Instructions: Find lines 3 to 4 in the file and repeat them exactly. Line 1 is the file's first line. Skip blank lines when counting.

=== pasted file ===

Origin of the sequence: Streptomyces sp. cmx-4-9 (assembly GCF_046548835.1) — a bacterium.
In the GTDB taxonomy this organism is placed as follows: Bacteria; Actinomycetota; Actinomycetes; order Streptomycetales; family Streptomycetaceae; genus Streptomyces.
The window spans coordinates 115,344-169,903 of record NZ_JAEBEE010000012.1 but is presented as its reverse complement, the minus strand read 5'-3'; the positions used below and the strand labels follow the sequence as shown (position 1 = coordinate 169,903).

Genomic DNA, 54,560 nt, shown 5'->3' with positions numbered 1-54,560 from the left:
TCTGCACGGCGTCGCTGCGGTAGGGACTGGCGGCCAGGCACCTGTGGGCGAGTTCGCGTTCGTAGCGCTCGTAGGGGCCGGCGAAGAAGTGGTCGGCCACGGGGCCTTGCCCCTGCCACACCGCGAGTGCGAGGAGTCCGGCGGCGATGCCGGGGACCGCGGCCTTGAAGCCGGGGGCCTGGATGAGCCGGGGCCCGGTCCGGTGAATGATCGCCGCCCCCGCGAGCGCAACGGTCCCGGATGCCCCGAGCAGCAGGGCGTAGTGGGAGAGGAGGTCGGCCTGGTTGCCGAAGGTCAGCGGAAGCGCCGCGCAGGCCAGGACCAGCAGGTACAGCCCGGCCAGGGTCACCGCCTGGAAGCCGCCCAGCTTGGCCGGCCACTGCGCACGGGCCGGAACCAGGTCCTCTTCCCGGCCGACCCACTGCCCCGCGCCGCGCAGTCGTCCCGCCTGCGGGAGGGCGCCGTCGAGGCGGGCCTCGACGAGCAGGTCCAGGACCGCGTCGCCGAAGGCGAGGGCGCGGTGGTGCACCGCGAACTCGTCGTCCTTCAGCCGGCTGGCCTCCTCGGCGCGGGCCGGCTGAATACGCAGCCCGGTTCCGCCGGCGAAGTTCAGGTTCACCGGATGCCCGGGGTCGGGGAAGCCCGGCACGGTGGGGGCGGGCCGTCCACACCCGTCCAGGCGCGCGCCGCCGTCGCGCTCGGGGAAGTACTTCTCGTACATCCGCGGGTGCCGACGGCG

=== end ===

The window spans coordinates 115,344-169,903 of record NZ_JAEBEE010000012.1 but is presented as its reverse complement, the minus strand read 5'-3'; the positions used below and the strand labels follow the sequence as shown (position 1 = coordinate 169,903).

Genomic DNA, 54,560 nt, shown 5'->3' with positions numbered 1-54,560 from the left: